Although I want to keep the two apart, Israel has played a formative role in my relationship to Judaism. Growing up without family there, I felt as a child only the weak affinity to Israel that came with participation in Sunday school programming. Judaism, however, was central to my identity. I took pride in our holidays, our foods, our history and even my limited Hebrew. Israel remained a distant point of curiosity, but not a necessary part of a fulfilling Jewish upbringing.
During high school, I finally had the opportunity to lift some of my curiosity. I participated in Write On For Israel, a yearlong educational program centered around a 10-day trip to Israel. Before the trip, we learned about Israeli history and culture, and also lessons about media bias: how and why the media unfairly portrays Israel as a villain, how anti-Israel interests manipulate facts and images to sway public opinion, and why campus pro-Israel advocacy would be an important part of our futures as college students. We were given sheets of talking points to address criticisms of Israel that we might encounter, and told that use of the word “occupation” is a good indicator that someone hates Israel and possibly Jews, too.
While there, we dipped our toes in the Mediterranean, interviewed people in the street for advocacy documentaries we were working on, watched the sun set on the Old City of Jerusalem on Shabbat, held in our hands a Qassam rocket that had landed near a house and amused our Israeli guide with our attempts to learn Hebrew slang. I extended my stay and pieced together another fascinating two weeks in Israel. I came home full of stories and memories, with a more concrete image of the country but little concrete sense of its place in my life.
As I began my freshman year of college, I knew that I wanted to further explore my Jewish identity. I attended a few Hillel events, but didn’t strongly connect to the freshman Jewish community that was forming. At the same time, cracks began to appear in my understanding of Israel. Following my Hebrew school instructions to question everything and seek out all perspectives, I attended an event hosting a Palestinian Stanford alumnus who had returned to the West Bank after graduating to advocate for the Palestinian cause. He showed videos of a nonviolent protest where he had been arrested and dragged off a bus that was destined for a settlement. As I watched these videos, I scrutinized them as I had been trained to do in our media lessons, looking for inconsistencies to prove that they were fake. The Israeli soldiers looked unjustifiably aggressive, which couldn’t be right. Then I was struck with a moment of self-awareness. Why was I so desperate to prove to myself that the videos were fake? What assumptions about Israel, and about my community, would come crashing down if they weren’t? Was I too scared to face those questions?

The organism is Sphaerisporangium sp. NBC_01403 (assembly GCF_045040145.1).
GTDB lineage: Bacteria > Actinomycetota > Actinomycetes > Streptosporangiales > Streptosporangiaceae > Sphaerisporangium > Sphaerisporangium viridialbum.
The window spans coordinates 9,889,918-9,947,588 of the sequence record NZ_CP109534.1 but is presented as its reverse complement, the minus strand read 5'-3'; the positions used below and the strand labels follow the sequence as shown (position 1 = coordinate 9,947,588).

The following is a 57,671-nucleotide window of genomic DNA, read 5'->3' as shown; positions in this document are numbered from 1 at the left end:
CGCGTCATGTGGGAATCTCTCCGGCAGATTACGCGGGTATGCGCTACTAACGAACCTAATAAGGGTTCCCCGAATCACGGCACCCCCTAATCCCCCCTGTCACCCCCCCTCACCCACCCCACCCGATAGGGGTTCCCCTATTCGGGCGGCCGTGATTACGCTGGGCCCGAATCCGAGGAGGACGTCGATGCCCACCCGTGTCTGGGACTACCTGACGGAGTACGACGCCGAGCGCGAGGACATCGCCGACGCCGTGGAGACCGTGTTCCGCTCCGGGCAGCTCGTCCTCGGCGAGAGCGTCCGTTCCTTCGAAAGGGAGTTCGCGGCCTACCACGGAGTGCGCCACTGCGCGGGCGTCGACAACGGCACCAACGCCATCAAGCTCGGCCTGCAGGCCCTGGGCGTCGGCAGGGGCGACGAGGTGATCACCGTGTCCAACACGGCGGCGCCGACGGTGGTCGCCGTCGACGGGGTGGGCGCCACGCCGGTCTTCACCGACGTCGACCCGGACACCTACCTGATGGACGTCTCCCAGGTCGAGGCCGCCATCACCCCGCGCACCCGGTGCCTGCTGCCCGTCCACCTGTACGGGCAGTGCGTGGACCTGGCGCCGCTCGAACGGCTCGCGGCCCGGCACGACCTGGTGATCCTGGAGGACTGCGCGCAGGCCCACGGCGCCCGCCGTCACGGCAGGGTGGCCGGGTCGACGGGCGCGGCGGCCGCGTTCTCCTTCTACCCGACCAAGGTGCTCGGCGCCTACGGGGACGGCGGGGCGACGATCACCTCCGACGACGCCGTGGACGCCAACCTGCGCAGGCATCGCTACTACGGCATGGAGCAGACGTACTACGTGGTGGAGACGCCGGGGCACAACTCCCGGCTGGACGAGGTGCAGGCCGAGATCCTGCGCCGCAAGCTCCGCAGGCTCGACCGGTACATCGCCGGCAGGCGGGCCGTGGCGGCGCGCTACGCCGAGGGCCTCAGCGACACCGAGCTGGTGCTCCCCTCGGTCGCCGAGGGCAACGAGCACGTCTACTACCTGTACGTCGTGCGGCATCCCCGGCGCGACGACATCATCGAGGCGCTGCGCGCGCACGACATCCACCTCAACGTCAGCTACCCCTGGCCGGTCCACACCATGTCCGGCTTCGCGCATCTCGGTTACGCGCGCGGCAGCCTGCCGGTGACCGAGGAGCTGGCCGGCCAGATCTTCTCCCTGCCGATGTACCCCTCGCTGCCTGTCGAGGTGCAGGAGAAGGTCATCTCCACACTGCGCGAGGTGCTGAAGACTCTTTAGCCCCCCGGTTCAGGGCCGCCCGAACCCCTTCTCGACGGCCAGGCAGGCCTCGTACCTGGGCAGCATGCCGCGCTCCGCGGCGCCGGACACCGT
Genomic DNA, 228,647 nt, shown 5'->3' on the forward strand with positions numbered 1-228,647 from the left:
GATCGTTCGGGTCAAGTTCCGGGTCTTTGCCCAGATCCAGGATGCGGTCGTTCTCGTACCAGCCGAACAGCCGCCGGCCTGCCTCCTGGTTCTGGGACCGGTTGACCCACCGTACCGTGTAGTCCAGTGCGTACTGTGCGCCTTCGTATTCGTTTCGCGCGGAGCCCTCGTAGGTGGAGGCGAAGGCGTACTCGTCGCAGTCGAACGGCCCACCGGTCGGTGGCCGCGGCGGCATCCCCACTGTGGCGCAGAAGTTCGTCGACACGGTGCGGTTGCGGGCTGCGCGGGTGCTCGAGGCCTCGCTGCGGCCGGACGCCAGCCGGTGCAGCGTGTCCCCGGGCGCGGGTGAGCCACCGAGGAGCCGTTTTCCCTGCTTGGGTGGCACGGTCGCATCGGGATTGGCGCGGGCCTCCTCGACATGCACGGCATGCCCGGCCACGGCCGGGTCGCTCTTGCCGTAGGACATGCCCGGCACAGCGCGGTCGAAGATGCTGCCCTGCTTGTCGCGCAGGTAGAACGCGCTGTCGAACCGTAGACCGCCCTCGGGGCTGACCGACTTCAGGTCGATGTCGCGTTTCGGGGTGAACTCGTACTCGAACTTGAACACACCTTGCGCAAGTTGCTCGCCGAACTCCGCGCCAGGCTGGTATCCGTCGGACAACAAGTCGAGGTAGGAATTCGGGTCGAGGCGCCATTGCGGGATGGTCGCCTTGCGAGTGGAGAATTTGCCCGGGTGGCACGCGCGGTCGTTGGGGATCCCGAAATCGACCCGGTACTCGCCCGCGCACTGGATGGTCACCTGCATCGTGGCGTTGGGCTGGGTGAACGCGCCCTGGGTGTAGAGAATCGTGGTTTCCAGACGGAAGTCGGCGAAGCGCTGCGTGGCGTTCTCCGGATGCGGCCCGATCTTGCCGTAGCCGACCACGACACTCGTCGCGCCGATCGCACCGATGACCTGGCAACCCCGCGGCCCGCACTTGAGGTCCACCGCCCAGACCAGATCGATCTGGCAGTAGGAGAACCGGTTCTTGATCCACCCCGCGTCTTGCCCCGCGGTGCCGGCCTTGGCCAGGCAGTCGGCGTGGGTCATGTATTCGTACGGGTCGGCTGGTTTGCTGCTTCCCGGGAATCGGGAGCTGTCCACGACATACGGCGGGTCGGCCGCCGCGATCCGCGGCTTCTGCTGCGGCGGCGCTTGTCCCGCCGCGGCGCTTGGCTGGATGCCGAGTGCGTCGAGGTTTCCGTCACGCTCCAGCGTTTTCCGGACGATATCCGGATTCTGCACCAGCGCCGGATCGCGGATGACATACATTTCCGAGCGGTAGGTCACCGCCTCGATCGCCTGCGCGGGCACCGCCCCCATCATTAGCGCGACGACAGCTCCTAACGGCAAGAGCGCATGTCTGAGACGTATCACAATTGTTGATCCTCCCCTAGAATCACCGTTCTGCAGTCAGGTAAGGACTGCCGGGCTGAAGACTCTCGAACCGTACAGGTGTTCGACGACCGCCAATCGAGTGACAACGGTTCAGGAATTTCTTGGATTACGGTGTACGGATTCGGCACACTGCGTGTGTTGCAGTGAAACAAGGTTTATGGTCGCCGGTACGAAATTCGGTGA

In the months following this event, I found a few other students who were asking similar questions and working on establishing a J Street U chapter at Stanford. That tiny group became my community as I learned, and unlearned, a great deal about Israel. We researched and taught each other more complex, nuanced histories than any of us had heard before. We attended events together that we were nervous to go to alone. Many of us aired frustrations over the ways the Jewish community acted like it didn’t trust our generation with complete information about the Israeli-Palestinian conflict, but expected us to advocate for Israel without question. In that group, I let the word “occupation” roll awkwardly off my tongue for the first time. At the end of that school year, the events leading up to Operation Protective Edge unfolded. I spent day after day in my summer job in 2014 listening to BBC newscasts while I worked, and my faith in Israel and my faith in my own community shrank to the point of total crisis.
My tiny community in J Street U offered me a way forward. I saw so many broken pieces of my Jewish upbringing — the tzedakah we raised for the JNF as children was used to plant trees on contested Palestinian land! — but I also found a group of people who were channeling their Judaism, their values of questioning and seeking justice, to act. Judaism and the Jewish community could be a stronger force for justice if we make it so. Despite my misgivings that I had missed my chance to be part of the student regulars at Hillel, I cautiously attended Shabbat dinner with a friend. This soon became a habit, and as I grew more comfortable in the Stanford Jewish community I was able to appreciate it, learn from it and challenge it as an invested member.
The next four years were turbulent ones for my relationships to Israel and to Judaism, but the two are now linked. Through a divestment campaign, anti-Semitic incidents and political challenges large and small, I grappled with Israel and with my Judaism time and again. Israel turned me into a political person, and taught me what it means to speak my mind, especially in the hardest circumstances: when I disagree with the people and institutions I care the most about. Israel pushed me to establish a Jewish practice that is meaningful to me and guides me through life. And Israel pushed me to confront my own ignorance, biases and fears, in order to approach all situations with curiosity and compassion.